A Guide to America’s Lush Forests: Celebrating National Forest Week with our Top Wooded Adventures

Posted: Sunday, July 7, 2024

This week, we celebrate the beauty of the  States' vast forest lands. From tropical to temperate to boreal, plus many more, the U.S. has 823 million acres of forests and woodlands, which is over one-third of the nation's landscape!

These forests are home to many unique species, beautiful flora landscapes, and life-sustaining oxygen. Just one step in a forest has numerous mental health and well-being benefits. And because of this, we love traveling across America to experience the many breathtaking forests.

Below are a few of our favorite forest destinations to explore in. 


Adirondacks State Park

  • Location: Northern New York
  • Forest type: Northern hardwood and boreal
  • Size: 6 million acres


Escape from the hustle and bustle of New York City and head north to the vast wilderness area of the Adirondack Region. Visitors can explore more than 2,000 miles of hiking trails, over 3,000 lakes and ponds, and 1,200 miles of rivers.

Not only are the Adirondacks the largest state park in the contiguous U.S., but they also cover one-fifth of the state of New York, are equal to the size of Vermont, and expand nearly three times the size of Yellowstone National Park!

Some of our favorite ways to see the beauty of this park include hiking and kayaking; we love traveling here in the fall as the weather tends to be comfortable and bugs are scarcely seen.


Trips we take to the Adirondacks:




  • Main location: South East and Central Alaska
  • Forest type: Rainforests and boreal
  • Size: 129 million acres


Alaska is commonly known for its large glacier-carved valleys and mountain scenery, but it is also famous for its vast forests. Alaska is home to 129 million acres of forest land, all of which fall into two main categories – temperate rainforests and boreal forests.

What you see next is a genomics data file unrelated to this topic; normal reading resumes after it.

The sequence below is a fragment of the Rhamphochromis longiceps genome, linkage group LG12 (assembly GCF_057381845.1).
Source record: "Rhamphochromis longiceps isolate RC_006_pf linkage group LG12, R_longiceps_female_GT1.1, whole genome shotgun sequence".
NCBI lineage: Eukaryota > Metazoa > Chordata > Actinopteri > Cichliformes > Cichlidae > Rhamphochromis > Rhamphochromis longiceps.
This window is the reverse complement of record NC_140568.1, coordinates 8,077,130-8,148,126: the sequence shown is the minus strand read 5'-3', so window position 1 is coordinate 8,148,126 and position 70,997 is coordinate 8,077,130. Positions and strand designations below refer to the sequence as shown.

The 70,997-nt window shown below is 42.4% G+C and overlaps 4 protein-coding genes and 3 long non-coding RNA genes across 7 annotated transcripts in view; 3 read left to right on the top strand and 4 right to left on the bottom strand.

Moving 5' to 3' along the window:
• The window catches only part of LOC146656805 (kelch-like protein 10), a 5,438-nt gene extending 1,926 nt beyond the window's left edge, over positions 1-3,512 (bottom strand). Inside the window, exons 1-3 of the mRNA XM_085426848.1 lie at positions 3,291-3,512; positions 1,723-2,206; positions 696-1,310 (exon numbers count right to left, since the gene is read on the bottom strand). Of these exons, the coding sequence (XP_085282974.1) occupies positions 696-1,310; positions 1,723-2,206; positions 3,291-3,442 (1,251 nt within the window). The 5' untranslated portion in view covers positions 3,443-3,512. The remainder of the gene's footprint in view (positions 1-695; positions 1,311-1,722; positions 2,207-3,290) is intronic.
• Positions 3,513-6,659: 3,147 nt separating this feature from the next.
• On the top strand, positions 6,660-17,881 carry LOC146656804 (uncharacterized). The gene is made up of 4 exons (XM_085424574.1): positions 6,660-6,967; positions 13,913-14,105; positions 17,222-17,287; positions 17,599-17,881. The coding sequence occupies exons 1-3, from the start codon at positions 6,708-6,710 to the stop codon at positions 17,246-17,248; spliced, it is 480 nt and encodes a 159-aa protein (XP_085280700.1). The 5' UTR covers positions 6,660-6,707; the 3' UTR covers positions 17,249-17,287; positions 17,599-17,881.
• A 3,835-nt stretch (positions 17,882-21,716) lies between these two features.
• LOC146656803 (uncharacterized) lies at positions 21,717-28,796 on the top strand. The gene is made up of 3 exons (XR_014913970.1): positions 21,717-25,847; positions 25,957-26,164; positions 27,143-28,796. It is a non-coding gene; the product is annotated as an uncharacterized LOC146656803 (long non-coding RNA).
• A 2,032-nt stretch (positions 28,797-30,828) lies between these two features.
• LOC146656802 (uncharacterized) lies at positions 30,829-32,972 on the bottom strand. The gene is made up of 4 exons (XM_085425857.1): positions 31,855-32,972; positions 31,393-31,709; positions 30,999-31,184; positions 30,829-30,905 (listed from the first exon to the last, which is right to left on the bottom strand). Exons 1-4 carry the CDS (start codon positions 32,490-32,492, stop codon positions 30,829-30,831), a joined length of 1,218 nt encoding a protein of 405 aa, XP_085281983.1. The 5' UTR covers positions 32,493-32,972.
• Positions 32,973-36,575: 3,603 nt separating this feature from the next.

The Tongass National Forest in southeast Alaska covers 17 million acres, making it the nation’s largest national forest. The rest of the state’s forest land is predominantly boreal forests, which comprise 114 million acres among Alaska’s interior land.

Our Anchorage to Fairbanks trip takes travelers on hikes through various of Alaska’s boreal forests!


Trips we take to Alaska:



The Appalachian Trail

  • Location: Eastern United States
  • Forest type: Oak-hickory, northern hardwoods, spruce-fir, and open pine communities
  • Size: 2,180 mile trail


The Appalachian Trail, stretching from Georgia to Maine, is a must-visit for any adventure seeker. It's not just the longest hiking-only footpath in the world but also a diverse landscape that passes through 14 states and eight national forests, home to over 158 tree species.

At AGC, we offer section slackpacking hiking trips through various parts of the Appalachian Trail. Slackpacking trips combine the best of both worlds: a long day hiking in the backcountry carrying only a day’s worth of supplies, followed by a hot meal, shower, and overnight stay at a nearby lodge.


Trips we offer along the Appalachian Trail:


Big Fork

Big South Fork National River and Recreation Area

  • Location: Kentucky and Tennessee
  • Forest type: Rich mixed-deciduous, hemlock ravine, and floodplain
  • Size: 125,000 acres


This geological wonder and hidden gem is in the corner of southeastern Kentucky and northern Tennessee. The National Park Services oversees the Big South Fork as a natural river and recreation area.

Filled with 125,000 acres of the Cumberland Plateau, the Big South Fork boasts more than 300 miles of trails that weave through soaring cliffs, waterfalls, caves, sandstone arches, and forests. Plus, the Big South Fork of the Cumberland River stretches 76 miles through the park, offering paddlers a great place to explore and cool down on a hot day.